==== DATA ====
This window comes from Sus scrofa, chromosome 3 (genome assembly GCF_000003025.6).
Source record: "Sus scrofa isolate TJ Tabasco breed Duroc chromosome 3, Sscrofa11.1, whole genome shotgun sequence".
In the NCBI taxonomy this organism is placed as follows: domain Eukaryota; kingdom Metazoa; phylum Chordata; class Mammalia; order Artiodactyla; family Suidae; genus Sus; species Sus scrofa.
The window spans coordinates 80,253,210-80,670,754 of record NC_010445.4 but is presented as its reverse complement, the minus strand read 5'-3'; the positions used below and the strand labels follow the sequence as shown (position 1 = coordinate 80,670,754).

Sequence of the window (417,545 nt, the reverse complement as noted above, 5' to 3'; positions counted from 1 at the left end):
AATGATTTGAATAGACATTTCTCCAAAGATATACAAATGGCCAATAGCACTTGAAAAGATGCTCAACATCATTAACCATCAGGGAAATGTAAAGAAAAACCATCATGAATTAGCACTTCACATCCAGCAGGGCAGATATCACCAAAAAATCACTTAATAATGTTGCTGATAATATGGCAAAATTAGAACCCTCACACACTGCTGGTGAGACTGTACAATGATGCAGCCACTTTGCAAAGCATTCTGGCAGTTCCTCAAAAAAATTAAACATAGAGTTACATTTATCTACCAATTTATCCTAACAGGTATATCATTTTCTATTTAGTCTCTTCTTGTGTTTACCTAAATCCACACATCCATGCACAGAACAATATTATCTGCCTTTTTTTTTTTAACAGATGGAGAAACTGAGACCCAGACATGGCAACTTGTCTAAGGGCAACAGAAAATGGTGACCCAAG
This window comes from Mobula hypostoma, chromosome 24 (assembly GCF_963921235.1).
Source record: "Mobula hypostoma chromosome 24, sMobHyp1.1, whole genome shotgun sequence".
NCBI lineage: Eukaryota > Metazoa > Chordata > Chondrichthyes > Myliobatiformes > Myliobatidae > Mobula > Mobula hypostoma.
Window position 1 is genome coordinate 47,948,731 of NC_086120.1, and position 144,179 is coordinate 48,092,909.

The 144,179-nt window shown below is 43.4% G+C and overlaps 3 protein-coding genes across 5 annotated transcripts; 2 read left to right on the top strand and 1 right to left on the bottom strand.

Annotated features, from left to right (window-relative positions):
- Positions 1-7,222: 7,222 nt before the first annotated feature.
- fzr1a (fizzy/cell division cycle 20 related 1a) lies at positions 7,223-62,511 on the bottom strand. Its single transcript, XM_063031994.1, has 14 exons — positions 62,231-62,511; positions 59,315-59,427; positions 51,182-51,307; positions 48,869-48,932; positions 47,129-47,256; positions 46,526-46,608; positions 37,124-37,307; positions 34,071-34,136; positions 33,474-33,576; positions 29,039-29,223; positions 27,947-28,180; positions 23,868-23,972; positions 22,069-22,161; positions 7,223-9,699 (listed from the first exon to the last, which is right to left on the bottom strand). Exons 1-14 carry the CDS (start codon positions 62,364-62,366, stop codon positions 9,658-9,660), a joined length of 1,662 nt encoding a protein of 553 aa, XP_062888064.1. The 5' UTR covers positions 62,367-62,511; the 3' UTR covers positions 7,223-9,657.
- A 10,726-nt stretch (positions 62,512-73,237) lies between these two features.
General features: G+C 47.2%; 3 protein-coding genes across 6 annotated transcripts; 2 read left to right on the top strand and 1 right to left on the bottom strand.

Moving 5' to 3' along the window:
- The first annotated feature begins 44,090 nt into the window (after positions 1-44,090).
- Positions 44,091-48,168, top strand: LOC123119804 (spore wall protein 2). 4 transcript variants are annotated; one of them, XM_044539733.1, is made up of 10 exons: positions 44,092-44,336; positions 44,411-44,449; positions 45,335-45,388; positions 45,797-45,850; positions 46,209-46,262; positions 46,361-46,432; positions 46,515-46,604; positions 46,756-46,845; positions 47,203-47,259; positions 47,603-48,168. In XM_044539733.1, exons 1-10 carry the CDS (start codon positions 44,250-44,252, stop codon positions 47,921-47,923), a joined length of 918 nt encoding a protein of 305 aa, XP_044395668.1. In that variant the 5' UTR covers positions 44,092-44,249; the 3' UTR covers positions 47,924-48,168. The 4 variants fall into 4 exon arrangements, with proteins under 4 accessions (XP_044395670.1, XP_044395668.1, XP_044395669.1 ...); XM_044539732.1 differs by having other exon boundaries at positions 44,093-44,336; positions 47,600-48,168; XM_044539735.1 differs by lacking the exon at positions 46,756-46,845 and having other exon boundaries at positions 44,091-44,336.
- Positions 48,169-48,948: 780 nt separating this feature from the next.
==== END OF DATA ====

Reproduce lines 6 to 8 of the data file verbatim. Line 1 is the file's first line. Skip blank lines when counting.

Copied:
AATGATTTGAATAGACATTTCTCCAAAGATATACAAATGGCCAATAGCACTTGAAAAGATGCTCAACATCATTAACCATCAGGGAAATGTAAAGAAAAACCATCATGAATTAGCACTTCACATCCAGCAGGGCAGATATCACCAAAAAATCACTTAATAATGTTGCTGATAATATGGCAAAATTAGAACCCTCACACACTGCTGGTGAGACTGTACAATGATGCAGCCACTTTGCAAAGCATTCTGGCAGTTCCTCAAAAAAATTAAACATAGAGTTACATTTATCTACCAATTTATCCTAACAGGTATATCATTTTCTATTTAGTCTCTTCTTGTGTTTACCTAAATCCACACATCCATGCACAGAACAATATTATCTGCCTTTTTTTTTTTAACAGATGGAGAAACTGAGACCCAGACATGGCAACTTGTCTAAGGGCAACAGAAAATGGTGACCCAAG
This window comes from Mobula hypostoma, chromosome 24 (assembly GCF_963921235.1).
Source record: "Mobula hypostoma chromosome 24, sMobHyp1.1, whole genome shotgun sequence".